impurities of different nature , making them model objects for the search for new memory elements, substances for nonlinear optics and laser .
Fig. 1.5 Scheme of intrinsic defects energy levels (a) of nanocrystalline TiO2 in the anatase modification [50,51] and (b) KDP single crystal . For the anatase, the scheme of excitation/relaxation of carriers under the influence of laser radiation with quantum energies 1.17 eV (1064 nm) and 2.33 eV (532 nm) is given. VB and CB – valence band and conduction bands, ST and DT – shallow and deep traps. (c) Photo of KDP single crystals: TiO2 with incorporated anatase NPs, TEM image of the NPs, and the structure of their layered entry into the KDP matrix.
However, due to the relatively low nonlinear coefficients of KDP, on practice it is more efficient to use different composites based on KDP matrix as “host” with different “guest” inclusions such as organic molecules or nanoparticles. The influence of “guest” subsystems on “host” matrix will be described in literature review.
It is known that the doping of KDP crystals with complex organic molecules such as L-arginine leads to an increase of the efficiency of the second harmonic generation by 30-70%. Doping KDP crystals with urea (carbamide) at a concentration of 2 wt. % leads to an increase of the efficiency of the SHG by 30% . This is due to the additional deformation of the charged tetrahedron (PO4)3- due to hydrogen bonds formation between the amino group of urea and the hydrophosphate (H2PO4) group of the crystalline matrix.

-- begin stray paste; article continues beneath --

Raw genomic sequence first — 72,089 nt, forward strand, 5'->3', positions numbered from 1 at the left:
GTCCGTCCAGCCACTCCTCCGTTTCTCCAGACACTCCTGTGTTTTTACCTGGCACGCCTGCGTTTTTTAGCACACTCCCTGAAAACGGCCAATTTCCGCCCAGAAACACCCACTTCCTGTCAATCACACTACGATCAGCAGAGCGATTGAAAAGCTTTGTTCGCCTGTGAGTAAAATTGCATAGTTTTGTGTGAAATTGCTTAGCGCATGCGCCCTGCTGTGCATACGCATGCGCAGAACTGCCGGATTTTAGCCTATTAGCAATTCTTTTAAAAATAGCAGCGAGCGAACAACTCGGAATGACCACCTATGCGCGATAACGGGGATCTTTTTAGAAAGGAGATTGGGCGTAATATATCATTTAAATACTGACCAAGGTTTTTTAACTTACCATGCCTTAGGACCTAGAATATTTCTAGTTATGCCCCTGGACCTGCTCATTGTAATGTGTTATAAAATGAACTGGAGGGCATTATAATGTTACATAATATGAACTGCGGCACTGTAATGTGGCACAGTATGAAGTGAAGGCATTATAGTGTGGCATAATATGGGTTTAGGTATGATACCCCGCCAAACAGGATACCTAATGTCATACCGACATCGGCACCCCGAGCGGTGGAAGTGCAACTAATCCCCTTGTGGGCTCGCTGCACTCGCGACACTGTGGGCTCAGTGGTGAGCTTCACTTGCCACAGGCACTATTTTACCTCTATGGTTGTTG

It was also shown that the incorporation of metal oxides nanoparticles into a crystalline matrix of nominally pure KDP leads, under certain conditions of excitation, to a amplification of the cubic NLO response , that is induced by a nonlocal transformation of the hydrogen bonds system around the NPs in the crystal . The dimensions of the formed nanosized domains induced by NPs spontaneous polarization substantially increase the size of the NPs itself. As a result, at room temperature, the formation of an effective medium of « guest-host » type occurs, where the crystalline KDP matrix in the paraelectric state acts as the « host », and in the role of the « guest » – the NPs surrounded by a nonlocal layer of permeated hydrogen bounds of the KDP matrix. This leads to an increase in photoinduced changes of the macroscopic refractive index, leading to self-focusing phenomenon, which finally causes an increase of optical harmonics generation efficiency.